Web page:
Romance is in the air today across the land. But in Washington, the buzz continues about "The Kiss." No, not Gustav Klimt's famous painting. It's the big fat one an exuberant President Bush planted on Sen. Joseph I. Lieberman's right cheek as he waded through the Capitol crowd after the State of the Union a couple of weeks ago.
The Connecticut Democrat said he didn't mind it and thought Bush was thanking him for his support of the administration's foreign policy. Or maybe it was for Lieberman's not dismissing outright Bush's Social Security proposal.
What could "The Kiss" mean? Speculation abounds.
(Gerald Herbert -- AP)
_____In the Loop_____
The U.N.'s Taller, So He's Moving Up (The Washington Post, Mar 9, 2005)
Free Speech Is Not for the Taking (The Washington Post, Mar 7, 2005)
Narcissus Is Now Greek AND Roman (The Washington Post, Mar 4, 2005)
Hoosier Coach Cover-Up (The Washington Post, Mar 2, 2005)
A Smiley Face on Social Security (The Washington Post, Feb 28, 2005)
More In the Loop
Or maybe it was something else. There's been K Street chatter, our colleague Jeffrey H. Birnbaum tells us, that Lieberman could be on an administration list to replace Defense Secretary Donald H. Rumsfeld in the next year or so.
That would be convenient for Lieberman, whose term is up in 2006, and could give Connecticut Gov. M. Jodi Rell (R) an opportunity to appoint a Republican to the seat for at least a few months before the election, inching the GOP closer to a filibuster-proof Senate.
Or maybe it's just love?
Slimeball vs. Secretary of State
The Loop Loathsome Slimeball of the Week Award goes to Zimbabwe President Robert Mugabe. Seems Mugabe was upset when Secretary of State Condoleezza Rice recently branded Zimbabwe -- along with Cuba, Iran, Burma, Belarus and North Korea -- as "outposts of tyranny."
"The white man is the slave master to her," he said in a speech Friday in Harare, according to Agence France-Presse. "She has got to echo her master's voice." Mugabe referred to Rice as "that girl born out of the slave ancestry, who should know from the history of slavery in America, from the present situation of blacks in America that the white man is not a friend."
Mugabe won the award by acclamation.
John Taylor Watch
Just before the Group of Seven meeting in London week before last, Treasury Undersecretary for International Affairs John Taylor deflected speculation that he was imminently headed out the door.
"I'm the undersecretary now and continuing as the undersecretary and working at my job as hard as I can," he told reporters. "I think we've got a good meeting ahead of us and I've got some travel right after that to the Middle East, actually."
But the smart money last week continued moving to Tim Adams, former Bush campaign policy director and, before that, a senior Treasury Department staffer, to succeed Taylor.
Taylor, a premier academic and originator of the "Taylor rule," which the central banks worldwide and the Fed use to determine the need for interest rate changes, had been talked about as a possible successor to Fed Chairman Alan Greenspan. There's chatter about his going to the World Bank or back to teaching at Stanford.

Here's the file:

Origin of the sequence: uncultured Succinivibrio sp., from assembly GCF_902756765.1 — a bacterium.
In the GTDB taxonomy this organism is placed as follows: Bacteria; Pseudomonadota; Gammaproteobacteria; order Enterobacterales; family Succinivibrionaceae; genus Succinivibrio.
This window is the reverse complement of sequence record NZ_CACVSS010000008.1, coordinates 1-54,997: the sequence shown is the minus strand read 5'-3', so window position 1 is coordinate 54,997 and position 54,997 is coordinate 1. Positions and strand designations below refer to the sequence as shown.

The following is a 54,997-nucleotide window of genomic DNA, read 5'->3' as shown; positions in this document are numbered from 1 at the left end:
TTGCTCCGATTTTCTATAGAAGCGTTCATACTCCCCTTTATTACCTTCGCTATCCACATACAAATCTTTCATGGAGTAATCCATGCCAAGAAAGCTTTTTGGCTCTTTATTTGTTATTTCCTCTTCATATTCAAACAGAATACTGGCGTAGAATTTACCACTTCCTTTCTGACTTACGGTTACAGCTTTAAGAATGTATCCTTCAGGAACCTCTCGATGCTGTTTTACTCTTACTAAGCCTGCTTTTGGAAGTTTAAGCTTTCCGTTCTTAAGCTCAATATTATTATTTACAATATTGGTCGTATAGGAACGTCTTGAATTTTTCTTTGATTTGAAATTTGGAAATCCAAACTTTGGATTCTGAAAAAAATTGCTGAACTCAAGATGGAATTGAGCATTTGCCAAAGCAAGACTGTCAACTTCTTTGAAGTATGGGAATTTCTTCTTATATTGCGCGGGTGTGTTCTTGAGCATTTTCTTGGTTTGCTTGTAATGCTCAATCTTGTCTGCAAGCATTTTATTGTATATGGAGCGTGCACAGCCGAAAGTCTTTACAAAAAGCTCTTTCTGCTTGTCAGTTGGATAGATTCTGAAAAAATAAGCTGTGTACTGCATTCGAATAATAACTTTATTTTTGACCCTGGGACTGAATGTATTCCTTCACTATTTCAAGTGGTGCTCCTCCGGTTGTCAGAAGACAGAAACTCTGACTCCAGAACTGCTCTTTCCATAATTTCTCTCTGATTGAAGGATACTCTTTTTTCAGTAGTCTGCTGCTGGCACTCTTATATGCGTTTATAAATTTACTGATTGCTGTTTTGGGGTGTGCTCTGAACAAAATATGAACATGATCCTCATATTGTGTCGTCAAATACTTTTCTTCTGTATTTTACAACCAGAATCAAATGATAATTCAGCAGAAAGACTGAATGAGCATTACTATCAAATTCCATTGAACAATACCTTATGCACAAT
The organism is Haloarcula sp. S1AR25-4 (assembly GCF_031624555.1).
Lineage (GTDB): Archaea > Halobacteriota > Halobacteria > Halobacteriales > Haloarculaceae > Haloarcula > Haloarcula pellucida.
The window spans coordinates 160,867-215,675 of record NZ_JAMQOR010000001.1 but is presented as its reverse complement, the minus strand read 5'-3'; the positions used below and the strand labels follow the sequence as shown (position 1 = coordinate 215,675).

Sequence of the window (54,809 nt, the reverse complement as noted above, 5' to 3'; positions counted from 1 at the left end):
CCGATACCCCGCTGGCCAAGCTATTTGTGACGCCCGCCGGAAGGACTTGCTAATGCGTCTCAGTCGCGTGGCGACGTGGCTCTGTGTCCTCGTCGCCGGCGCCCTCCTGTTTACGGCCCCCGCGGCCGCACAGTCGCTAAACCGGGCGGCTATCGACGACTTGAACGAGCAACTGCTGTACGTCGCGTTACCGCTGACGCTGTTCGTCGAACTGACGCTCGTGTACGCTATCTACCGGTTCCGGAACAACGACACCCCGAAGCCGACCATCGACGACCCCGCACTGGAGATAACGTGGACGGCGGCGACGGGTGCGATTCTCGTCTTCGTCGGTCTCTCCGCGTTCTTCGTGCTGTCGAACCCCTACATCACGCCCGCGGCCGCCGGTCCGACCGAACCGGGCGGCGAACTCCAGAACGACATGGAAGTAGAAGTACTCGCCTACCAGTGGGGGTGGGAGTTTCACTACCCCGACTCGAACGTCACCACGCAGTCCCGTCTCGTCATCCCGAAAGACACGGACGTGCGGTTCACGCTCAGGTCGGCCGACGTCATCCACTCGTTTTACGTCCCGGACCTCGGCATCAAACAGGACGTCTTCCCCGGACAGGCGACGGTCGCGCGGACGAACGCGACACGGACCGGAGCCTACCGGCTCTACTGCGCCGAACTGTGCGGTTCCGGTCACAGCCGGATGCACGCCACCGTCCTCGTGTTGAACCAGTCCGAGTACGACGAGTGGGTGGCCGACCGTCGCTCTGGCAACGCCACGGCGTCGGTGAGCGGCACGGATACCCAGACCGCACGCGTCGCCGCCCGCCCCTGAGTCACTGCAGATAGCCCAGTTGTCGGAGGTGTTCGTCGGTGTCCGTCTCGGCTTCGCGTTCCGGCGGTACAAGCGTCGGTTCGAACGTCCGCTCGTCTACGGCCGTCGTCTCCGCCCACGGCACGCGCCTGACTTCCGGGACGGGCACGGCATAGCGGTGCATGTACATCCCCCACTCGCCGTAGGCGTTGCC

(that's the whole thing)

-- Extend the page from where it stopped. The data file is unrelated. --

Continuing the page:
Making Sense of Karl Rove
There was much head-scratching last week over the designation of Bush top adviser Karl Rove to be deputy chief of staff. It was not, even to some close to the administration, readily apparent why it was needed or how it could make sense on an organization chart.
On the other hand, one source deduced, if, as has been rumored, Chief of Staff Andrew H. Card Jr. is at some point headed to Treasury, then Rove's ascension to chief of staff would be only natural.
Another Shift in Card's World
Speaking of Card . . . his sister, Lisi Kaufman, who had been chief of staff to then-Commerce Secretary Donald L. Evans, is moving to United Technologies Corp. to be senior vice president for government and international affairs. Kaufman, who will head UTC's office here, had been deputy assistant secretary for intergovernmental affairs at Commerce during Bush I.
For Alan Keyes, Lots to Talk About
Keeping up with . . . Despite getting pulverized by a breathtaking 40 points by Illinois Sen. Barack Obama (D) in November's Senate race, Maryland talk show host and sometime Illinois resident Alan Keyes is still hot on the talk show circuit.
The Nashville Speakers Bureau says he'll speak to your organization -- in English, French, Spanish or "a little Russian and ancient Greek," according to his bio -- for $12,500 to $17,500. Unclear how the latest news -- kicking his 19-year-old daughter out of the house and refusing to pay her freshman tuition at Brown University after finding out she's a lesbian -- will affect his fee request. See Metro columnist Marc Fisher's column in yesterday's newspaper or online at www.washingtonpost.com/wp-dyn/metro/columns/fishermarc.
Again a Mom, Cheney May Be Again at State
Elizabeth Cheney, who had been deputy assistant secretary of state for Near East affairs (NEA) before leaving in late 2003 to work on the Bush reelection campaign -- and then taking more time off to have her fourth child in July -- is probably rejoining the federal workforce, this time as principal deputy in NEA. A one-step promotion, one-kid addition.